Liquidation is a process known as the ‘winding-up’ of a company, where it is shut down, its assets are sold, and the proceeds of the sale are used to repay its debts. A liquidator may be appointed by either creditors or members when a company is voluntarily wound up.  This allows the liquidator to gain control of the company’s affairs so that the company may be wound up in an orderly fashion in a way that benefits the existing creditors.

Voluntary Administration

Voluntary administration is the process that aims to rescue the company from financial adversity, where the powers of the directors are temporarily suspended, and an administrator is appointed to take control of the company to manage its affairs until creditors determine its course of action. The administrator then typically a course of action that they consider the most preferable option to maximise the return to creditors.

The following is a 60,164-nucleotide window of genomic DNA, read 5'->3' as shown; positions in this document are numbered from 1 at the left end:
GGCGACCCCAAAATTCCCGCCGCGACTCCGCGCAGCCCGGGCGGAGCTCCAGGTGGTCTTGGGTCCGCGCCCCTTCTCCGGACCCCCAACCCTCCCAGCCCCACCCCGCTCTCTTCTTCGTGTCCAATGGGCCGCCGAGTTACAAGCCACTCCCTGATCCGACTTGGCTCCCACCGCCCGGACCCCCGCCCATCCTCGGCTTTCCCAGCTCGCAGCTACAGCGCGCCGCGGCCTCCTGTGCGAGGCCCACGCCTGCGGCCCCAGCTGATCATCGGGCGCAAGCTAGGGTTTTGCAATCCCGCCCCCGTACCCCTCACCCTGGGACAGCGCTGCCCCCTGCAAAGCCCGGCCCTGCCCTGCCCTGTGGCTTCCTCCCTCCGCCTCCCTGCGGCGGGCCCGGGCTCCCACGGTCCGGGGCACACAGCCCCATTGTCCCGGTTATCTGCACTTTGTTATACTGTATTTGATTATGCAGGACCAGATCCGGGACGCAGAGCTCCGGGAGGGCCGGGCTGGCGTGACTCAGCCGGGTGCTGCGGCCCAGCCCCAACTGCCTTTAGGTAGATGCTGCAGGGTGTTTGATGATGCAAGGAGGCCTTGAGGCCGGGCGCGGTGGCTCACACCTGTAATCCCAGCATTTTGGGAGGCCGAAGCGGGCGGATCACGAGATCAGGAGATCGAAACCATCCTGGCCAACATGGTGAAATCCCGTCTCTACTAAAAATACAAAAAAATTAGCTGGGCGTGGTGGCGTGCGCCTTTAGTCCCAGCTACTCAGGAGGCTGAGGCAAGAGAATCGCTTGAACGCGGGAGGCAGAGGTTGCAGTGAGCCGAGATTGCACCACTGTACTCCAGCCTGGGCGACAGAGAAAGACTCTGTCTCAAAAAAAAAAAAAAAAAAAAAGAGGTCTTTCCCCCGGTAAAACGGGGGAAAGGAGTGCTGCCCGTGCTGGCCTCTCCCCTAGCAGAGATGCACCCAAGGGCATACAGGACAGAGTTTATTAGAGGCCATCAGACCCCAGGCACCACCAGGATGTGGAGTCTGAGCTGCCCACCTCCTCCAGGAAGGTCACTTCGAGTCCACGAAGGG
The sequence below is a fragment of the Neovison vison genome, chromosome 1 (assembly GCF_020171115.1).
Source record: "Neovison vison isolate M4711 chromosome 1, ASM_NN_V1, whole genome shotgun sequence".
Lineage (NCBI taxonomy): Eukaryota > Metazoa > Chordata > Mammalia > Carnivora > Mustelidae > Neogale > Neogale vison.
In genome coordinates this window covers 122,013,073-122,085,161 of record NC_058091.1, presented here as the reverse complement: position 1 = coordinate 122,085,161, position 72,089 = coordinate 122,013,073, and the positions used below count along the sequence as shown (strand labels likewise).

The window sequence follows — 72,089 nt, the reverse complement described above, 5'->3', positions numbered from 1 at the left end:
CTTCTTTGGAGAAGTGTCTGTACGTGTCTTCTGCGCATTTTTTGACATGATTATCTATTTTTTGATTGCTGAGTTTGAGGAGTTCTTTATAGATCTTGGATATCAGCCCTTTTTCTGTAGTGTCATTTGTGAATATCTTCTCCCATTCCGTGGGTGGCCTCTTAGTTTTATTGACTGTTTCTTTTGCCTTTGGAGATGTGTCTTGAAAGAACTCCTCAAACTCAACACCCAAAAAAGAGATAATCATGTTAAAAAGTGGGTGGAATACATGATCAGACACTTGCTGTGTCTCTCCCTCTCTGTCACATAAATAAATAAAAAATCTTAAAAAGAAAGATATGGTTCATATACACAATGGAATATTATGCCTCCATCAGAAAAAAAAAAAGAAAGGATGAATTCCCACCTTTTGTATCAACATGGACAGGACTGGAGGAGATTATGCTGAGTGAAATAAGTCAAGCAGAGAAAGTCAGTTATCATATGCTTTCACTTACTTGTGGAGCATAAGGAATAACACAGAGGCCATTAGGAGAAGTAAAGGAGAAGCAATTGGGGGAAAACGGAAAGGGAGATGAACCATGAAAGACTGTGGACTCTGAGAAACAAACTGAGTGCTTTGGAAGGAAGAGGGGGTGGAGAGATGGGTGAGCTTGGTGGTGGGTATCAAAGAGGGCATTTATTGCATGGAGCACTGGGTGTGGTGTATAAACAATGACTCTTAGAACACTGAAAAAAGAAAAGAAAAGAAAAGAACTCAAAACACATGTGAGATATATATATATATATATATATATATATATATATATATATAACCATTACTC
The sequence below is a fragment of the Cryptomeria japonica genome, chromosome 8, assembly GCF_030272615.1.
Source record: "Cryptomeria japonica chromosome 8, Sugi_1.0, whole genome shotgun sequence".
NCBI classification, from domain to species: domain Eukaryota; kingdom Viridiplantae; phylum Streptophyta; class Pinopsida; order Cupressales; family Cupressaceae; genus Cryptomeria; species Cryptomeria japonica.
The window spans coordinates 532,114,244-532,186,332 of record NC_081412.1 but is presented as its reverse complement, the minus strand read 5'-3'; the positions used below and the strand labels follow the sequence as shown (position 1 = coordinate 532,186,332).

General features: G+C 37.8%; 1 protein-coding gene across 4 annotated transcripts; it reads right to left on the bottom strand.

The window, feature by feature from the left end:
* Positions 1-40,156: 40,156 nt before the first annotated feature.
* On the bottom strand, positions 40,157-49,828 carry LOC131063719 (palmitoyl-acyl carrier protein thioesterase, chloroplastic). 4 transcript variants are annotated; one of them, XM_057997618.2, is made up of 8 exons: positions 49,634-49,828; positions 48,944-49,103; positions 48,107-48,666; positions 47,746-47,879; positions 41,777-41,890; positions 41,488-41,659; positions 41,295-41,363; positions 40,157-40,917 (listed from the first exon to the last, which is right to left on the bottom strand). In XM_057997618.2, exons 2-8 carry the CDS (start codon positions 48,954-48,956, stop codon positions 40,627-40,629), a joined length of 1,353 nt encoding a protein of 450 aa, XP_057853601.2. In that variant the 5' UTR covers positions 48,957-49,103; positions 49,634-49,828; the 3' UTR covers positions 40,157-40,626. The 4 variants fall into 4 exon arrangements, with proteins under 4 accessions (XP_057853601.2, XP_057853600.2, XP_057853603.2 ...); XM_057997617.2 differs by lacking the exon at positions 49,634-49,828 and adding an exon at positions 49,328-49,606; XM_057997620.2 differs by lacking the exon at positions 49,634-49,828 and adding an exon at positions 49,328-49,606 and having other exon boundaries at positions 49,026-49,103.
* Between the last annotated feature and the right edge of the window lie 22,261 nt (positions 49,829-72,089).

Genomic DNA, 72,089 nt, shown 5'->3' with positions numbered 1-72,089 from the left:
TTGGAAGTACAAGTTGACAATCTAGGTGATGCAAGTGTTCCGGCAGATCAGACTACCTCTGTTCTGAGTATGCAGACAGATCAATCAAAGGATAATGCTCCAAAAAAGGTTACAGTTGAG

If you are considering your options concerning any of the above avenues, we recommend seeking legal advice at the earliest available opportunity to determine the most preferable route for your circumstances. If you require specific advice, Ramsden Lawyers Dispute Resolution and Litigation Division has expertise in guiding corporations through the nuances of corporate insolvency mechanisms.

Ramsden Lawyers – Your Beacon in the Insolvency Fog

Navigating the convoluted channels of corporate insolvency and potential insolvent trading can be daunting. However, with Ramsden Lawyers by your side, you’ve got 17 registered liquidators, and a robust team spread across Australia, ready to guide you through the storm.

Worried about the financial health of your company or insolvency implications? Don’t paddle alone in choppy waters. Reach out to Ramsden Lawyers today – we’re here to help you navigate towards safer shores.

The content of this article is intended to provide general guidance to the subject matter and must not be relied on as legal advice.  Specific advice should be sought about your circumstances.